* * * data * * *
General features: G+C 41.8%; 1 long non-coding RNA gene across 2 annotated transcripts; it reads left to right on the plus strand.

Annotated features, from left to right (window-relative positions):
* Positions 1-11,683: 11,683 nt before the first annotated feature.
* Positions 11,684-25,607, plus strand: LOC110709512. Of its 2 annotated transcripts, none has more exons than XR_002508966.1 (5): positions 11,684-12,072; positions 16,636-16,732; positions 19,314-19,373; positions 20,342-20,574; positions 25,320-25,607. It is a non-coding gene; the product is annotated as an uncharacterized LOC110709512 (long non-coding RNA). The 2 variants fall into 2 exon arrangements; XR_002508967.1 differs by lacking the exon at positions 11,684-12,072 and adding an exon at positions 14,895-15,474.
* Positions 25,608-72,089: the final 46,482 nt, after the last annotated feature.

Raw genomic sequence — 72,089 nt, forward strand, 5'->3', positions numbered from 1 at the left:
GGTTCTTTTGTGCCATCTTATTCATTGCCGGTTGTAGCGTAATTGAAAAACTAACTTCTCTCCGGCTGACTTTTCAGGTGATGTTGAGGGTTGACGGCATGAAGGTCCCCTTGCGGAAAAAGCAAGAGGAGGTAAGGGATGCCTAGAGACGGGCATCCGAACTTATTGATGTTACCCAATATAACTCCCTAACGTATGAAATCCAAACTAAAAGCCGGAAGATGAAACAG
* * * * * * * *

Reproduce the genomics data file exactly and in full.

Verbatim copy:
General features: G+C 41.8%; 1 long non-coding RNA gene across 2 annotated transcripts; it reads left to right on the plus strand.

Annotated features, from left to right (window-relative positions):
* Positions 1-11,683: 11,683 nt before the first annotated feature.
* Positions 11,684-25,607, plus strand: LOC110709512. Of its 2 annotated transcripts, none has more exons than XR_002508966.1 (5): positions 11,684-12,072; positions 16,636-16,732; positions 19,314-19,373; positions 20,342-20,574; positions 25,320-25,607. It is a non-coding gene; the product is annotated as an uncharacterized LOC110709512 (long non-coding RNA). The 2 variants fall into 2 exon arrangements; XR_002508967.1 differs by lacking the exon at positions 11,684-12,072 and adding an exon at positions 14,895-15,474.
* Positions 25,608-72,089: the final 46,482 nt, after the last annotated feature.

Raw genomic sequence — 72,089 nt, forward strand, 5'->3', positions numbered from 1 at the left:
GGTTCTTTTGTGCCATCTTATTCATTGCCGGTTGTAGCGTAATTGAAAAACTAACTTCTCTCCGGCTGACTTTTCAGGTGATGTTGAGGGTTGACGGCATGAAGGTCCCCTTGCGGAAAAAGCAAGAGGAGGTAAGGGATGCCTAGAGACGGGCATCCGAACTTATTGATGTTACCCAATATAACTCCCTAACGTATGAAATCCAAACTAAAAGCCGGAAGATGAAACAG